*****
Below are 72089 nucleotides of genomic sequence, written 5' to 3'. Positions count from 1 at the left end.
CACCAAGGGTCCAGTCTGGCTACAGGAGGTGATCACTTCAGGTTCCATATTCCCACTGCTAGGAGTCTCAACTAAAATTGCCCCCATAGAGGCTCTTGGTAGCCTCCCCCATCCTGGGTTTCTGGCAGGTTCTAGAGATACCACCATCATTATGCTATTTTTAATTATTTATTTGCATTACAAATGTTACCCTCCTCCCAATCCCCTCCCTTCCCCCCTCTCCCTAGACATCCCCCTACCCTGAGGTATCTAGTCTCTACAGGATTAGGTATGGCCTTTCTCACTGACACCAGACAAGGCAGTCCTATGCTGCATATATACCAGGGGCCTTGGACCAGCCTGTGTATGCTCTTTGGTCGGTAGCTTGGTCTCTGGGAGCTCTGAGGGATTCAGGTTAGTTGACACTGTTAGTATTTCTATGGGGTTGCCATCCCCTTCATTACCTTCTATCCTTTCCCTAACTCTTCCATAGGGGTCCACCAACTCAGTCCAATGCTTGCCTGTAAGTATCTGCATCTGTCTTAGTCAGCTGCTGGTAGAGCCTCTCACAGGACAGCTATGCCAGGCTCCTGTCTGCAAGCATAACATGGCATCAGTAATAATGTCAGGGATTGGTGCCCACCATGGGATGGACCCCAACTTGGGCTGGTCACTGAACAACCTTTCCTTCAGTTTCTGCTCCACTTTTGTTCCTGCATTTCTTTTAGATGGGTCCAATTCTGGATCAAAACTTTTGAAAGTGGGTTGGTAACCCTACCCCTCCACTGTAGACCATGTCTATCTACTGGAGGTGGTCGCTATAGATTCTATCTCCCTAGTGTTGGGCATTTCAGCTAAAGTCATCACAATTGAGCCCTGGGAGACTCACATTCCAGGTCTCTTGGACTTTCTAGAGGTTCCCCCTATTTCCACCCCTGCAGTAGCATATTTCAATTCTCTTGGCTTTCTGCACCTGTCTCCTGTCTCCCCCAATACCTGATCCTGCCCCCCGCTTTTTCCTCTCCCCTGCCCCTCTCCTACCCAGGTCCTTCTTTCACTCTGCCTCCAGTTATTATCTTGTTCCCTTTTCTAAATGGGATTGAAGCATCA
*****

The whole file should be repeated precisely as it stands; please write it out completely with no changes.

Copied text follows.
Below are 72089 nucleotides of genomic sequence, written 5' to 3'. Positions count from 1 at the left end.
CACCAAGGGTCCAGTCTGGCTACAGGAGGTGATCACTTCAGGTTCCATATTCCCACTGCTAGGAGTCTCAACTAAAATTGCCCCCATAGAGGCTCTTGGTAGCCTCCCCCATCCTGGGTTTCTGGCAGGTTCTAGAGATACCACCATCATTATGCTATTTTTAATTATTTATTTGCATTACAAATGTTACCCTCCTCCCAATCCCCTCCCTTCCCCCCTCTCCCTAGACATCCCCCTACCCTGAGGTATCTAGTCTCTACAGGATTAGGTATGGCCTTTCTCACTGACACCAGACAAGGCAGTCCTATGCTGCATATATACCAGGGGCCTTGGACCAGCCTGTGTATGCTCTTTGGTCGGTAGCTTGGTCTCTGGGAGCTCTGAGGGATTCAGGTTAGTTGACACTGTTAGTATTTCTATGGGGTTGCCATCCCCTTCATTACCTTCTATCCTTTCCCTAACTCTTCCATAGGGGTCCACCAACTCAGTCCAATGCTTGCCTGTAAGTATCTGCATCTGTCTTAGTCAGCTGCTGGTAGAGCCTCTCACAGGACAGCTATGCCAGGCTCCTGTCTGCAAGCATAACATGGCATCAGTAATAATGTCAGGGATTGGTGCCCACCATGGGATGGACCCCAACTTGGGCTGGTCACTGAACAACCTTTCCTTCAGTTTCTGCTCCACTTTTGTTCCTGCATTTCTTTTAGATGGGTCCAATTCTGGATCAAAACTTTTGAAAGTGGGTTGGTAACCCTACCCCTCCACTGTAGACCATGTCTATCTACTGGAGGTGGTCGCTATAGATTCTATCTCCCTAGTGTTGGGCATTTCAGCTAAAGTCATCACAATTGAGCCCTGGGAGACTCACATTCCAGGTCTCTTGGACTTTCTAGAGGTTCCCCCTATTTCCACCCCTGCAGTAGCATATTTCAATTCTCTTGGCTTTCTGCACCTGTCTCCTGTCTCCCCCAATACCTGATCCTGCCCCCCGCTTTTTCCTCTCCCCTGCCCCTCTCCTACCCAGGTCCTTCTTTCACTCTGCCTCCAGTTATTATCTTGTTCCCTTTTCTAAATGGGATTGAAGCATCA